Originally reviewed here
.Why I Read It:
Required reading for my Gender and Sexuality in Literature course.
This is a difficult book to review; it's a very heavy novel, both in page number and in content and it introduced so many concepts to me that I'm still trying to wrap my head around.
I should also preface this review by stating that I've never read any of Delany's SF before. I never even KNEW about it him until I had to read this book. If you're not familiar with him, he's a black, gay man man who started publishing science fiction novels in the 60s. He's highly regarded as one of the best PoC genre writers of our time (and he was Octavia E. Butler's teacher at some point!)
One thing that people should be aware of before jumping into this is that it's VERY theory laden. There are a lot of anecdotes chronicling important moments in Delany's life, but he's concerned with a much bigger picture when he looks at these events. The theory, unsurprisingly, is what I had such a hard time grappling with, but not in an exhausting way -- rather, it was kind of exhilarating and we had plenty to talk about in class.
I also loved how Delany is hyper-aware that he's writing a memoir. His first chapter, or preface if you want, talks solely about his experience with realizing he was telling people the wrong year when his father died. He knows the right year is fact, but the year he kept thinking was what FELT real to him. All of this is to say that we never be WHOLLY sure of what we're recalling, no matter how real or factual it may feel. It was a good preface for a memoir, seeing as people are oftentimes suspicious/cynical of them in the first place.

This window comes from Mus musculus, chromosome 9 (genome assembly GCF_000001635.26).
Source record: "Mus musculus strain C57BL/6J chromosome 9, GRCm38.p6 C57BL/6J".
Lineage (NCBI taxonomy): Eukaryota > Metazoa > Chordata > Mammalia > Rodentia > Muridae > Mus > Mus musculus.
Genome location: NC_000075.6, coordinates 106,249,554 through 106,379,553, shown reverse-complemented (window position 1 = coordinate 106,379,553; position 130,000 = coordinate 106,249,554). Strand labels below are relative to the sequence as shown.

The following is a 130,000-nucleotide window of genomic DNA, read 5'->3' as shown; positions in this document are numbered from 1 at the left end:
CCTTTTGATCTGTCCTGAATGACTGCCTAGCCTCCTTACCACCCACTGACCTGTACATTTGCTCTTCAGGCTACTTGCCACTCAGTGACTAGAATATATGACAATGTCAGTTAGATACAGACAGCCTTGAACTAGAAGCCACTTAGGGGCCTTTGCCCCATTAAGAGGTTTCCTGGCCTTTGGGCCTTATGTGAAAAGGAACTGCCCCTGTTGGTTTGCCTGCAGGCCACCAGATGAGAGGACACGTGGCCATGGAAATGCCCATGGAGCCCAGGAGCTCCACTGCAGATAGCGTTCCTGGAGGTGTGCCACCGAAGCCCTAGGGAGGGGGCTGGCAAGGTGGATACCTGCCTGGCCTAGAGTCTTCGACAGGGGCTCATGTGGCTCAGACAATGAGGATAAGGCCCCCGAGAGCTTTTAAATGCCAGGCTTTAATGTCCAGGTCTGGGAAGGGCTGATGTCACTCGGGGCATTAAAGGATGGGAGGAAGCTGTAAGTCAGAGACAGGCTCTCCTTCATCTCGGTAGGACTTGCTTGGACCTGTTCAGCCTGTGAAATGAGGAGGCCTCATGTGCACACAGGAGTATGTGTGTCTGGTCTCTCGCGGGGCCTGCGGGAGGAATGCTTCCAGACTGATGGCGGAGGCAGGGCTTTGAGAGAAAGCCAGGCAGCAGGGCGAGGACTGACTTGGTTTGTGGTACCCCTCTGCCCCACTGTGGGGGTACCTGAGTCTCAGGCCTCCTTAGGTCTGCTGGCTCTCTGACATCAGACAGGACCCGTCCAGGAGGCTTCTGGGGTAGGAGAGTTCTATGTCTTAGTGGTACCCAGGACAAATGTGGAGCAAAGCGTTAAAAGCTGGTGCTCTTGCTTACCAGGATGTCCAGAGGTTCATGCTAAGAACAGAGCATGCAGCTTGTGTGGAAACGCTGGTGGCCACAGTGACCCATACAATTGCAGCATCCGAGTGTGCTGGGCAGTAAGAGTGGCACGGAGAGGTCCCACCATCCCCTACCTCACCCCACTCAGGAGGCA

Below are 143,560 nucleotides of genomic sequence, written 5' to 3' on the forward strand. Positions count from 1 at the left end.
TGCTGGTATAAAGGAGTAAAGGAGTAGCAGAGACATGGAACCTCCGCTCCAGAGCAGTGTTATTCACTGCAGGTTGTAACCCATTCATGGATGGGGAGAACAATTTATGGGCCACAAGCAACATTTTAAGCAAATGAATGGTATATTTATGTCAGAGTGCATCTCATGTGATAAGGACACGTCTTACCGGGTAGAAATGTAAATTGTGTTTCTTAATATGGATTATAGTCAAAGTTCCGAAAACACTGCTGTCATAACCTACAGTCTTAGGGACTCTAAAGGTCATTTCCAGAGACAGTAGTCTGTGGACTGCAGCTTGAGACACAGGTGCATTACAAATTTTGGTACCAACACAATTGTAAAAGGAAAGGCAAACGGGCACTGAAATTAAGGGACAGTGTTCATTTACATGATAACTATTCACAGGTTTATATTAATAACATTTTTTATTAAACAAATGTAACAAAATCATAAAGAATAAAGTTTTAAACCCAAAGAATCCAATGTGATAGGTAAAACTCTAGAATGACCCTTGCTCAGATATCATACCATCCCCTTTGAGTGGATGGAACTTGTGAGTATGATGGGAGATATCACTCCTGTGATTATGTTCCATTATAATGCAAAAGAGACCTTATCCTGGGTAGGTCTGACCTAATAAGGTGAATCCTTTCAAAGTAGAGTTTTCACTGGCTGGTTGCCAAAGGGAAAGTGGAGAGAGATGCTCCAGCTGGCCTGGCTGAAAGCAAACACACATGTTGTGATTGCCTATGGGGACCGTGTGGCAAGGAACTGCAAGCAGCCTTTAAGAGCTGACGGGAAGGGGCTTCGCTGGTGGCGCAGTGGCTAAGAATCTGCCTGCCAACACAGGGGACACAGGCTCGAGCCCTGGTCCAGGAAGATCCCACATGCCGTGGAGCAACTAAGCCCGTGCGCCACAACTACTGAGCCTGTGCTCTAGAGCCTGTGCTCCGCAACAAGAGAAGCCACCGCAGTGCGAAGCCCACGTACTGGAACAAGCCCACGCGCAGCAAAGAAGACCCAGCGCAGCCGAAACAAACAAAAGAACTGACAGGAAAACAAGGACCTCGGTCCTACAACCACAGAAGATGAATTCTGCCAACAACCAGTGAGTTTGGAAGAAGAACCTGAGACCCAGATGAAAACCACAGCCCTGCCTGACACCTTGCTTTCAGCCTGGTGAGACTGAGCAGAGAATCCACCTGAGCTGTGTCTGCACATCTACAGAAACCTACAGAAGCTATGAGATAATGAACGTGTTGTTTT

It's clear that Delany is a very good writer. The book shows a lot of technical skill in his writing, whether it be him talking about critical theory, or telling some story or other. It's also very clear that he's a really smart guy, and he knows it, but he never rubs it in your face. The writing style itself almost all reads matter-of-factly which was jarring in some cases, especially when he's talking about his sexual exploits (more on that in a bit), but it worked. And even though he writes in this style, he still writes very earnestly as well; he obviously recognizes his faults and he doesn't always paint himself in a very flattering light.
There's lot in this book that might put people off. Delany is writing of pre-AIDS crisis in New York City, so Delany has A LOT of sex with A LOT of people. He also describes the everyday life he experiences in his open-marriage with poet Marilyn Hacker. This relationship was what my class had the hardest time grasping. Despite being gay, Delany and Hacker have a very active and loving sexual relationship. No one in the class really knew what to do with that (including myself.) People were even MORE thrown off when Bob was introduced, a man who comes into their life and they start a polygamous relationship together. By this point, I had just come to accept Delany and Hacker's relationship, so that when I came to this, it didn't feel that shocking. Actually, I found the whole thing very touching; it was obvious that they really did all love each other, and when circumstances made it so that they couldn't be together anymore, I was just as sad as they were.Final Verdict:
I feel like I'm not doing this book justice, because it really is something else. Overall, while it's a fairly long book, and very heavy in many regards, it's also a very rewarding read. Delany is a very good writer and this memoir has made me really want to check out his science fiction work. Some people might be put off by the explicit content and the alternative lifestyles (which I don't think is, or should be, offensive, but alas, I know a lot of people who would), but if you're at all interested in reading a memoir that has theory sewn into its tapestry and deals with LGBTQ issues, I highly recommend it.